The Rhodesian ridgeback dog was developed in Africa to hunt big game. The breed's name describes the narrow ridge of hair that runs down the spine, growing in the opposite direction from the rest of the dog's coat. With the right care and training, a ridgeback can become a great companion. Before you bring one of these big, powerful dogs into your home, however, consider the pros and cons of owning a Rhodesian ridgeback.
The American Kennel Club states that these dogs become quite large at 70 to 85 pounds when mature. They are energetic and love rough play. Although usually good with children, their sheer size may make them dangerous around toddlers or the elderly, as they can knock them down. These energetic dogs make great companions for young adults and older children. Members of this breed want to be part of the family, curled next to you on the couch or at your feet. However, they are more aloof with strangers.
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A Rhodesian ridgeback is independent with a strong prey drive, making him more difficult to train than some breeds. You must provide your ridgeback with a safe place to run and play in a fenced yard. This breed loves to dig and one dog can destroy your landscaping or garden. Any fence or barrier must be at least 6 feet high to prevent him from chasing any small animal that comes near. Once on the trail of a rabbit or the neighbor's cat, nothing will stop him, and he is in danger from traffic or from getting lost. If you cannot provide a large fenced yard, consider visiting a nearby dog park a few times a week for exercise. Although this breed prefers to be with you, if left outside, it needs shelter from excessive heat in summer or cold in winter.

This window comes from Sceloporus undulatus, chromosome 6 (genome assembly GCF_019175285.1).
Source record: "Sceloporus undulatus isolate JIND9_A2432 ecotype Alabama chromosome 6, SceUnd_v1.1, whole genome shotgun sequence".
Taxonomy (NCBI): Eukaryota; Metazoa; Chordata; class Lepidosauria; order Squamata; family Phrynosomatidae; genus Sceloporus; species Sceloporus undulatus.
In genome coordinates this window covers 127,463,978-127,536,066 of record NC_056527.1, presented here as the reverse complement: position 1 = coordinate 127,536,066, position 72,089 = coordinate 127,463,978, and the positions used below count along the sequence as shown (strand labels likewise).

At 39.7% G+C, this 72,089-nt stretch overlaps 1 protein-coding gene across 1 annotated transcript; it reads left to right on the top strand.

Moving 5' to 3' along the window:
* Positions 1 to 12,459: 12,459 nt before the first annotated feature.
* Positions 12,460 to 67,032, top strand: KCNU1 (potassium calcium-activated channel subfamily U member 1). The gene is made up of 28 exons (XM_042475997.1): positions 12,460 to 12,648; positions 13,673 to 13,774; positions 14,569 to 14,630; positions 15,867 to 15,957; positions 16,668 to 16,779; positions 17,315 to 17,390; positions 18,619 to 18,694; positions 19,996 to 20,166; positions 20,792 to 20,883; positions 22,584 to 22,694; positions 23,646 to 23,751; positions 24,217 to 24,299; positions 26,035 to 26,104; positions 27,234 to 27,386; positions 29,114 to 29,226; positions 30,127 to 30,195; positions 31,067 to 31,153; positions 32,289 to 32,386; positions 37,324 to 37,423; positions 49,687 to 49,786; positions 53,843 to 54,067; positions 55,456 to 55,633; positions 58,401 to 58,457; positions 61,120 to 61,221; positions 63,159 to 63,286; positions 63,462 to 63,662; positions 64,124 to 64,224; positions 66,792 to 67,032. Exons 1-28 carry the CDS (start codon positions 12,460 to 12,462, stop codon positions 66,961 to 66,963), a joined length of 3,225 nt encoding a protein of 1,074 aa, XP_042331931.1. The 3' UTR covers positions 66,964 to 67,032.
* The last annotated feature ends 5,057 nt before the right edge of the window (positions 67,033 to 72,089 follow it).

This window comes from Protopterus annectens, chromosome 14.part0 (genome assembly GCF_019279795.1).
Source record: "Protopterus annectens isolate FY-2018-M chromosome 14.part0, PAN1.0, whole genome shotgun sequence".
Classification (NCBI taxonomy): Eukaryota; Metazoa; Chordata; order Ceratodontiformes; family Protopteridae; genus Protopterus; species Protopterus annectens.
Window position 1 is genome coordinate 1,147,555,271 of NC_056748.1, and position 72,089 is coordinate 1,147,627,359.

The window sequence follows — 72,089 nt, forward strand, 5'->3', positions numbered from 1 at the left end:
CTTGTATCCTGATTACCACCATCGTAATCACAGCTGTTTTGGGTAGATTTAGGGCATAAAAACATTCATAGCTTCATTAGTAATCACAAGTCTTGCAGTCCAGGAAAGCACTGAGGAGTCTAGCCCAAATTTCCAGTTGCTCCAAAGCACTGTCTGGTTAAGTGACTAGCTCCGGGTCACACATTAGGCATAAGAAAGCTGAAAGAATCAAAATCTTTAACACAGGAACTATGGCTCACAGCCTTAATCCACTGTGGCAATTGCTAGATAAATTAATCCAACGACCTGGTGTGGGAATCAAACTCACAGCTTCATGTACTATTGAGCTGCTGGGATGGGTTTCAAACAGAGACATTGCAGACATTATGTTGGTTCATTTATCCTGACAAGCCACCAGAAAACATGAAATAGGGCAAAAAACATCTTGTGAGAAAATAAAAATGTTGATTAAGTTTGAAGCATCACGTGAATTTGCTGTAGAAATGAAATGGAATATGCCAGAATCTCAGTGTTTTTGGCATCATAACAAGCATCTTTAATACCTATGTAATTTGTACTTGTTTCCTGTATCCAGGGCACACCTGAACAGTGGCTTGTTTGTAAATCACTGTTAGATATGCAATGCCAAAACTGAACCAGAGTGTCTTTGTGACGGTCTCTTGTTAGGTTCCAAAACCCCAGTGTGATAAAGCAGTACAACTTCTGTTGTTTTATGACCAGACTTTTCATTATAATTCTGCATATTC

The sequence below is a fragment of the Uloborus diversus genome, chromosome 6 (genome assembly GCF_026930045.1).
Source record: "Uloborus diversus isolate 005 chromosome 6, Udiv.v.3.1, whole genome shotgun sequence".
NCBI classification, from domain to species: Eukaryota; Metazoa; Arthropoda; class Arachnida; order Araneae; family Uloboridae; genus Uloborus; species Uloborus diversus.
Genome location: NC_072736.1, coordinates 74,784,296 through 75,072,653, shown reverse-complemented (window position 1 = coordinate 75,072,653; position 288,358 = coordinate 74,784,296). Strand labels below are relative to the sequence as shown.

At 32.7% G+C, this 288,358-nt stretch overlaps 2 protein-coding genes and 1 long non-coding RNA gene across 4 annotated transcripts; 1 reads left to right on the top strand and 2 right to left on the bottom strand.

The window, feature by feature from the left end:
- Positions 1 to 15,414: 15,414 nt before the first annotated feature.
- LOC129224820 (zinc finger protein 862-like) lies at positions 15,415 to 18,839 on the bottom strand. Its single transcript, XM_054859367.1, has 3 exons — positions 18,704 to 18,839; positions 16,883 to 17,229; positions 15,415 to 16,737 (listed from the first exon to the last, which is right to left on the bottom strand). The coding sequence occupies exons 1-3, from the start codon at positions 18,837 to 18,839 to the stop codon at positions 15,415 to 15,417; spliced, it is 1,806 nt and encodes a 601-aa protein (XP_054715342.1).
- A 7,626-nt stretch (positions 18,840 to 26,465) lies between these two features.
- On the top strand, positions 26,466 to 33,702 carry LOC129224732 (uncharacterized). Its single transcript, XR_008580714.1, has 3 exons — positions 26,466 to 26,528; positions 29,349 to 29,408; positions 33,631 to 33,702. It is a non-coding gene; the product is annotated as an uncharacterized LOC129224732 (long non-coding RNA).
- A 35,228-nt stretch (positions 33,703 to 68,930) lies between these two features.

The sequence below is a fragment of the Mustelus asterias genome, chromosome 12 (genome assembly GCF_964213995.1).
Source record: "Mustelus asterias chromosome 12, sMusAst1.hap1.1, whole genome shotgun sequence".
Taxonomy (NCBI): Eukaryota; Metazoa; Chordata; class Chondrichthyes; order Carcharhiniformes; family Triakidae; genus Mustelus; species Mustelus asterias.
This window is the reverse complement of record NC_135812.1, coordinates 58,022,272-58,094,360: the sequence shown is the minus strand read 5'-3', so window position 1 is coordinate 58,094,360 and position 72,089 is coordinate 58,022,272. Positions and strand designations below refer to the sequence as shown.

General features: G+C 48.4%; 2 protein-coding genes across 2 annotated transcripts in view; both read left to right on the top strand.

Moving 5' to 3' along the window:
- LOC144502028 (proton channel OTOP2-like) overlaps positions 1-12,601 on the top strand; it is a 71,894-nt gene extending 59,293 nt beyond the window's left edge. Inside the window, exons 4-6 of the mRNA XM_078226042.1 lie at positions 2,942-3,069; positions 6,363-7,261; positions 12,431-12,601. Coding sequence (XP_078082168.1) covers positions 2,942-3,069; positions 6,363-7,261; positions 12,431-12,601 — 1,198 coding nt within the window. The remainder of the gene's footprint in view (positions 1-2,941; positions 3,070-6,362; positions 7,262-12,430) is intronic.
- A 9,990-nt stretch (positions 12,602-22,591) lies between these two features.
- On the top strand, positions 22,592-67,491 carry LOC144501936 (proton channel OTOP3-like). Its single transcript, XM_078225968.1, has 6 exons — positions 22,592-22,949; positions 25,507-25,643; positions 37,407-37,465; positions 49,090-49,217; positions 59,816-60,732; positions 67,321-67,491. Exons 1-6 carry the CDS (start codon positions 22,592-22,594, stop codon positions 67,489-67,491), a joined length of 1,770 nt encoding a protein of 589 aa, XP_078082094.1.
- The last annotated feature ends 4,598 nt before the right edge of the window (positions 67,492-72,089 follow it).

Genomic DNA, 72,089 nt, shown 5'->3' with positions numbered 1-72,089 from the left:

Most Rhodesian ridgebacks do not bark excessively. This relative quiet is a real advantage in the city or with close neighbors. Your ridgeback will bark at intruders or strangers, alerting you to possible intruders. Ridgebacks are extremely intelligent and require even basic obedience training. With training, ridgebacks can become show dogs, obedience competitors, hunting partners or loving companions. Without the right training however, the ridgeback can be destructive and demanding.
It is important to obtain your Rhodesian ridgeback puppy from a reputable breeder who will not sell you a dog without divulging possible problems. The breed is susceptible to hip or elbow dysplasia, dermoid sinus and thyroid problems.
Care and Feeding
The Rhodesian ridgeback has short hair and only needs occasional brushing, shedding very little. This breed is always hungry and will eat anything, including furniture, tree branches and plants in your garden. Your ridgeback will clear your counters of any food left out. Feed him a healthy diet, on a schedule, to prevent overeating, stomach upsets and weight gain.